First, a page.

“At all times,” says the Hagakure, “keep death in mind.”
In Thomas Cleary’s work “Code of the Samurai,” he interprets the Bushido (or code of the Samurai) into modern English. The Hagakure is a take on the Bushido – reinforcing specific aspects of death and dying, which Thomas Cleary brings into his own work.
In the first Chapter (“General Discussion”) of Cleary’s book it states:
One who is supposed to be a warrior considers it his foremost concern to keep death in mind at all times, every day and every night, from the morning of New Year’s Day through the night of New Year’s Eve.
As long as you keep death in mind at all times, you will also fulfill the ways of loyalty and familial duty. You will also avoid the myriad evils and calamities, you will be physically sound and healthy, and you will live a long life. What is more, your character will improve and your virtue will grow.
A variety of reasons are given for why keeping “death in mind,” is of good character:
- Your words are chosen more carefully to avoid needless argument
- You avoid dubious places
- You moderate your food and drink
- You overcome sexual addiction
How Does this Work?
One might wonder how pondering death will aid in achieve these things.
The code of the Samurai (either in the Bushido or the Hagakure) explains this. Without this training, one acts as though their life is permanent. While everyone knows they won’t live forever, they hardly act like it. They take liberties and chances. They become desirous of what others have, which leads to envy, greed, lust, etc. This further leads the mind into states of greed (to obtain what others have) or despair (not being able to obtain what others have.) If left unchecked this continual frustration can lead to crime, hatreds, bigotries and the like.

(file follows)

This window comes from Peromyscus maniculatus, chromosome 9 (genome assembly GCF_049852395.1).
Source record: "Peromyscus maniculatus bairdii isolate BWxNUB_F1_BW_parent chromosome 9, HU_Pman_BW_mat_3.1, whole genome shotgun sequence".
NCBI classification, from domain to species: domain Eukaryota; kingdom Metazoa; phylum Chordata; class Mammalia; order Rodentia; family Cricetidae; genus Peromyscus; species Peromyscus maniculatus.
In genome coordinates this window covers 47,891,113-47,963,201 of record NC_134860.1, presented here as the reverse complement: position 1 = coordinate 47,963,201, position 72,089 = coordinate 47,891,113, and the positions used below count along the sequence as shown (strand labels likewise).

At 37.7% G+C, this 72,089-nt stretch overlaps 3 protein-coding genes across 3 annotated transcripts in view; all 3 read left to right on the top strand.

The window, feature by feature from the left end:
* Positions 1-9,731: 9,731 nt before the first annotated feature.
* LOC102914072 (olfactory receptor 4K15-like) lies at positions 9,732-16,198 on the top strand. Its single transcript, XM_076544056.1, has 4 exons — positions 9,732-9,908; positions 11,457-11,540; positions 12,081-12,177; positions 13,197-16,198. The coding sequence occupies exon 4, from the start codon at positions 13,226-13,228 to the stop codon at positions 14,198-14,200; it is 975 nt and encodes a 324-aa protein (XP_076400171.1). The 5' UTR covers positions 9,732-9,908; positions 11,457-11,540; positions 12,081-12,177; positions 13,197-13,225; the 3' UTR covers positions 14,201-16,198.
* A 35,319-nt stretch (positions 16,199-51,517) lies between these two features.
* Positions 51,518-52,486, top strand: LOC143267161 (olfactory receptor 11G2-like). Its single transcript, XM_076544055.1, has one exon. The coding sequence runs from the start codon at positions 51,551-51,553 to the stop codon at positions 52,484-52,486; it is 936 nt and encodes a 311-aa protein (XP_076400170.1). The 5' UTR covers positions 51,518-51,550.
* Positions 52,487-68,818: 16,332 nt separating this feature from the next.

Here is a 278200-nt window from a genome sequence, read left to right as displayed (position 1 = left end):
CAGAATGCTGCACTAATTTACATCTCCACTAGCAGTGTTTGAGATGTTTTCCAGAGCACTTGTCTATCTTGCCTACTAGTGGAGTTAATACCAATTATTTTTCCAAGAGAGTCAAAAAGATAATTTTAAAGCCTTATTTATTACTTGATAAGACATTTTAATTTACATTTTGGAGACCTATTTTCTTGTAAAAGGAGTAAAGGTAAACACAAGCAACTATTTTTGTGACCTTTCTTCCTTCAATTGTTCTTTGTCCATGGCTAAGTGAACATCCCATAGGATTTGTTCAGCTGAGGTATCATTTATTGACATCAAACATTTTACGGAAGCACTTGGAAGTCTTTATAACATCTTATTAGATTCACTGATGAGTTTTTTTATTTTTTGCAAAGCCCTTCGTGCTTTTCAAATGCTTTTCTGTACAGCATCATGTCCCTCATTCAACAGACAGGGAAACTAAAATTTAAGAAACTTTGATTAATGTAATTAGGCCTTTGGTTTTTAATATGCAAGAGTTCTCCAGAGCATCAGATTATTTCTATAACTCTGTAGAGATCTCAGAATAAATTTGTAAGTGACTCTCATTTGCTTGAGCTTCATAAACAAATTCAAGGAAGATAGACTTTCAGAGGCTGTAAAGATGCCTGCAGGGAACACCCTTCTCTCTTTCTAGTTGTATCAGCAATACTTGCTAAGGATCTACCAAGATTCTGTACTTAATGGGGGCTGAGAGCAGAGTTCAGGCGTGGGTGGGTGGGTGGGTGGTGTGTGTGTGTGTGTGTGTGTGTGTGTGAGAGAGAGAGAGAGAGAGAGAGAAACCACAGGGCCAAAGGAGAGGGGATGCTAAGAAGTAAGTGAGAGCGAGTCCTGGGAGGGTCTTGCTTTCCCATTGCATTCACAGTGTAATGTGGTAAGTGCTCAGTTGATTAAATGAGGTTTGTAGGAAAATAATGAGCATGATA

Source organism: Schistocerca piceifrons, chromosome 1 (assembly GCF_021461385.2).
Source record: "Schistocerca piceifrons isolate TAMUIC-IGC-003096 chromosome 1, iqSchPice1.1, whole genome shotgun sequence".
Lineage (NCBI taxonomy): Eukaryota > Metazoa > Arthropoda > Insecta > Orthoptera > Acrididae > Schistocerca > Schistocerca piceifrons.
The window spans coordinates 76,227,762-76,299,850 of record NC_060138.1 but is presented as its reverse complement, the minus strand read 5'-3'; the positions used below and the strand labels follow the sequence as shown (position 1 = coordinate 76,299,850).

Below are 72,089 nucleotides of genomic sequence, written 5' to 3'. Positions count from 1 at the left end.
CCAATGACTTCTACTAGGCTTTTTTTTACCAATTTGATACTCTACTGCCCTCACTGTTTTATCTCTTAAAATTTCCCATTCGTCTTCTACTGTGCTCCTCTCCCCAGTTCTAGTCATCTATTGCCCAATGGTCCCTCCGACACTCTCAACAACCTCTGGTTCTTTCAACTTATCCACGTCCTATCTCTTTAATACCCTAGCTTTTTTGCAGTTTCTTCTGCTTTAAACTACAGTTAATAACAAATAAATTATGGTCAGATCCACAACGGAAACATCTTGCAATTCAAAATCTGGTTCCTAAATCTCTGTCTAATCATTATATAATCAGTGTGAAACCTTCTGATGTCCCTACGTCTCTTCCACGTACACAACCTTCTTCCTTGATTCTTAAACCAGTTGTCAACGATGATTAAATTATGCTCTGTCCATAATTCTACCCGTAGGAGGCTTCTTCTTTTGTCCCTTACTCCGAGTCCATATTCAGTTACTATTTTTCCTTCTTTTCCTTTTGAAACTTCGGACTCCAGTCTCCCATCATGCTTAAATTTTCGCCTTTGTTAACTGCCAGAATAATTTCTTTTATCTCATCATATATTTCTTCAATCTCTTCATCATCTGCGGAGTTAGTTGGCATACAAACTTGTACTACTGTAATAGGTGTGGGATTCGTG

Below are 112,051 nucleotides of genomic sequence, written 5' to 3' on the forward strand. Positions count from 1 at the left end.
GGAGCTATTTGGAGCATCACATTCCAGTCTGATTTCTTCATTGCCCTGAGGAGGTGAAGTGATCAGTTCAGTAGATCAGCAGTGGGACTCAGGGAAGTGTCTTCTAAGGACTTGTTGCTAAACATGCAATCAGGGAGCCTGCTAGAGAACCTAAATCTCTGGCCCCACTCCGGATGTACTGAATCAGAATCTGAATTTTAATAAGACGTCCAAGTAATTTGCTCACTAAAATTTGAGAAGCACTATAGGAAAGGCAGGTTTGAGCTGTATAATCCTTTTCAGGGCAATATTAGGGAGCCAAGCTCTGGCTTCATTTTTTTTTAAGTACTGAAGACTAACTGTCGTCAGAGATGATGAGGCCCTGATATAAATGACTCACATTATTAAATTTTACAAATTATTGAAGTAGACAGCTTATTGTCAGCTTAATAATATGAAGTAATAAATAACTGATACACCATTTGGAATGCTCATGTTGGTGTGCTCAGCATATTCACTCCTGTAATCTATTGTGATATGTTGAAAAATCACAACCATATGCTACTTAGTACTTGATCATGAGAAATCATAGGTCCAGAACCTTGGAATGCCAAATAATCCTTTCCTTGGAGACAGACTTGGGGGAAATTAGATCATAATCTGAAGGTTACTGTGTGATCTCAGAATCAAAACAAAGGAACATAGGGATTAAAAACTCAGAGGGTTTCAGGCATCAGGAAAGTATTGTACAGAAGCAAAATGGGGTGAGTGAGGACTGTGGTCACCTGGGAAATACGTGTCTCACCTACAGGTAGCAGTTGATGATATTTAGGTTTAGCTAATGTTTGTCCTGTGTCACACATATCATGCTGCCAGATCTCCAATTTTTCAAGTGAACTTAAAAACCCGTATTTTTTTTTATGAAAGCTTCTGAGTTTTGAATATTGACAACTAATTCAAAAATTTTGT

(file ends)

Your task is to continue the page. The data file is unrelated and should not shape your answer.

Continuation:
In Buddhism, there is a similar concept. While I’ve never met a Buddhist practice that enforces “keeping death in mind at all times,” (which is why I included the Hagakure as source material – to fill in a gap that is required for self-control) Buddhism does have practices that align with this philosophy.
One such practice is Death Meditation. In Death Meditation, the meditator visually ponders the frailty of their life. How at any moment they could die. The practice of death meditation is best experienced, rather than talked about… one of the best guided meditations is no longer available, but it was taught by Lama Marut.
You can probably find some other version of guided meditation on “Death Meditation.” It should cover the aspects of impermanence and help us understand our own fleeting life.
Death Meditation In Practice
For a period in my life, I practiced Death Meditation regularly (weekly) and it changed my perspective. I became less afraid and anxious of the world. I became more at ease. I wasn’t trying to force my will or my way. I just let it go.
Practice of Keeping Death In Mind
Back to the Hagakure, one thing I do to keep death in mind, is to bring to mind the lifeless corpse of my father. I loved my father. He was my best friend. When he passed a few years ago, my oldest brother (who took care of him the last few years), took several pictures of his body. These are tough images. They show my father in the hospital gown, laying lifeless. Blood is coagulating in his old arms. A towel was placed on his throat. His eyes were closed. This was his death, at a nursing home.
I look at these images regularly. Not out of some sick entertainment value, but rather I look upon them to bring death to my mind. My father did not die the way he wanted. He didn’t die in his home. His death was a hard process. Like most of us, death comes in its own way.
By pondering it, the image brings a solemness. It removes greed and frustration. It puts things in perspective.